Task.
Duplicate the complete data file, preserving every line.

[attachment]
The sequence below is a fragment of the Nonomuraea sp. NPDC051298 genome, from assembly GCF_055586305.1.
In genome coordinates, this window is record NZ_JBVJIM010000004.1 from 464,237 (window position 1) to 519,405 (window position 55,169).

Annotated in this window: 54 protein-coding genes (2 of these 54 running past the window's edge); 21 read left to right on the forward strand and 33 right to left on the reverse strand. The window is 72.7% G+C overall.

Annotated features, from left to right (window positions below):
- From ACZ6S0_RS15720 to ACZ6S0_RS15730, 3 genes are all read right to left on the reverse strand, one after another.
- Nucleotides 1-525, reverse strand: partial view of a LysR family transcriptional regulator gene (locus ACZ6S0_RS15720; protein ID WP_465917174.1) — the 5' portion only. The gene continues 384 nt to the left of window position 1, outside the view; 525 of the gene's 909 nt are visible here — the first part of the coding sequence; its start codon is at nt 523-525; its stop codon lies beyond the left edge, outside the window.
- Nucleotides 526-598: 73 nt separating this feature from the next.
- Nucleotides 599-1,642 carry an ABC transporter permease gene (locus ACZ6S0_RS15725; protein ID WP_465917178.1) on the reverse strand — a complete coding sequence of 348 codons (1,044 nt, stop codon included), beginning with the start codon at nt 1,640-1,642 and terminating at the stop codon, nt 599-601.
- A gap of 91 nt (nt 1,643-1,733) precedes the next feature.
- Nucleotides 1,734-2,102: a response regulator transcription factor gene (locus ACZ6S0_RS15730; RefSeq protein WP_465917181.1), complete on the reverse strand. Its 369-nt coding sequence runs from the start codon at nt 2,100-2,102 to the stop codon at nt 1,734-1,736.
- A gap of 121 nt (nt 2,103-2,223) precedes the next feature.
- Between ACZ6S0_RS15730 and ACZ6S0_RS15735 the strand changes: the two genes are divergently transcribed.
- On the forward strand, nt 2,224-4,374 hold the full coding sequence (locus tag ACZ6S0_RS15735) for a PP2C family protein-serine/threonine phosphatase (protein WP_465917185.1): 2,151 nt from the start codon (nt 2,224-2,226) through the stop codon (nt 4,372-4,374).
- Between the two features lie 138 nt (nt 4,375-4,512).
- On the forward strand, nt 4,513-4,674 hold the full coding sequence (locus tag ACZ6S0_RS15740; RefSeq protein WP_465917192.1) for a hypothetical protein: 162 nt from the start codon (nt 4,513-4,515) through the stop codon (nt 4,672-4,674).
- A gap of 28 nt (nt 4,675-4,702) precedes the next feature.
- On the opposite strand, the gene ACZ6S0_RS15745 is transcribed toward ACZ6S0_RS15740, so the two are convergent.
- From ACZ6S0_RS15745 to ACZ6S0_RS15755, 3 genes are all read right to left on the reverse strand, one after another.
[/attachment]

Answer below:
The sequence below is a fragment of the Nonomuraea sp. NPDC051298 genome, from assembly GCF_055586305.1.
In genome coordinates, this window is record NZ_JBVJIM010000004.1 from 464,237 (window position 1) to 519,405 (window position 55,169).

Annotated in this window: 54 protein-coding genes (2 of these 54 running past the window's edge); 21 read left to right on the forward strand and 33 right to left on the reverse strand. The window is 72.7% G+C overall.

Annotated features, from left to right (window positions below):
- From ACZ6S0_RS15720 to ACZ6S0_RS15730, 3 genes are all read right to left on the reverse strand, one after another.
- Nucleotides 1-525, reverse strand: partial view of a LysR family transcriptional regulator gene (locus ACZ6S0_RS15720; protein ID WP_465917174.1) — the 5' portion only. The gene continues 384 nt to the left of window position 1, outside the view; 525 of the gene's 909 nt are visible here — the first part of the coding sequence; its start codon is at nt 523-525; its stop codon lies beyond the left edge, outside the window.
- Nucleotides 526-598: 73 nt separating this feature from the next.
- Nucleotides 599-1,642 carry an ABC transporter permease gene (locus ACZ6S0_RS15725; protein ID WP_465917178.1) on the reverse strand — a complete coding sequence of 348 codons (1,044 nt, stop codon included), beginning with the start codon at nt 1,640-1,642 and terminating at the stop codon, nt 599-601.
- A gap of 91 nt (nt 1,643-1,733) precedes the next feature.
- Nucleotides 1,734-2,102: a response regulator transcription factor gene (locus ACZ6S0_RS15730; RefSeq protein WP_465917181.1), complete on the reverse strand. Its 369-nt coding sequence runs from the start codon at nt 2,100-2,102 to the stop codon at nt 1,734-1,736.
- A gap of 121 nt (nt 2,103-2,223) precedes the next feature.
- Between ACZ6S0_RS15730 and ACZ6S0_RS15735 the strand changes: the two genes are divergently transcribed.
- On the forward strand, nt 2,224-4,374 hold the full coding sequence (locus tag ACZ6S0_RS15735) for a PP2C family protein-serine/threonine phosphatase (protein WP_465917185.1): 2,151 nt from the start codon (nt 2,224-2,226) through the stop codon (nt 4,372-4,374).
- Between the two features lie 138 nt (nt 4,375-4,512).
- On the forward strand, nt 4,513-4,674 hold the full coding sequence (locus tag ACZ6S0_RS15740; RefSeq protein WP_465917192.1) for a hypothetical protein: 162 nt from the start codon (nt 4,513-4,515) through the stop codon (nt 4,672-4,674).
- A gap of 28 nt (nt 4,675-4,702) precedes the next feature.
- On the opposite strand, the gene ACZ6S0_RS15745 is transcribed toward ACZ6S0_RS15740, so the two are convergent.
- From ACZ6S0_RS15745 to ACZ6S0_RS15755, 3 genes are all read right to left on the reverse strand, one after another.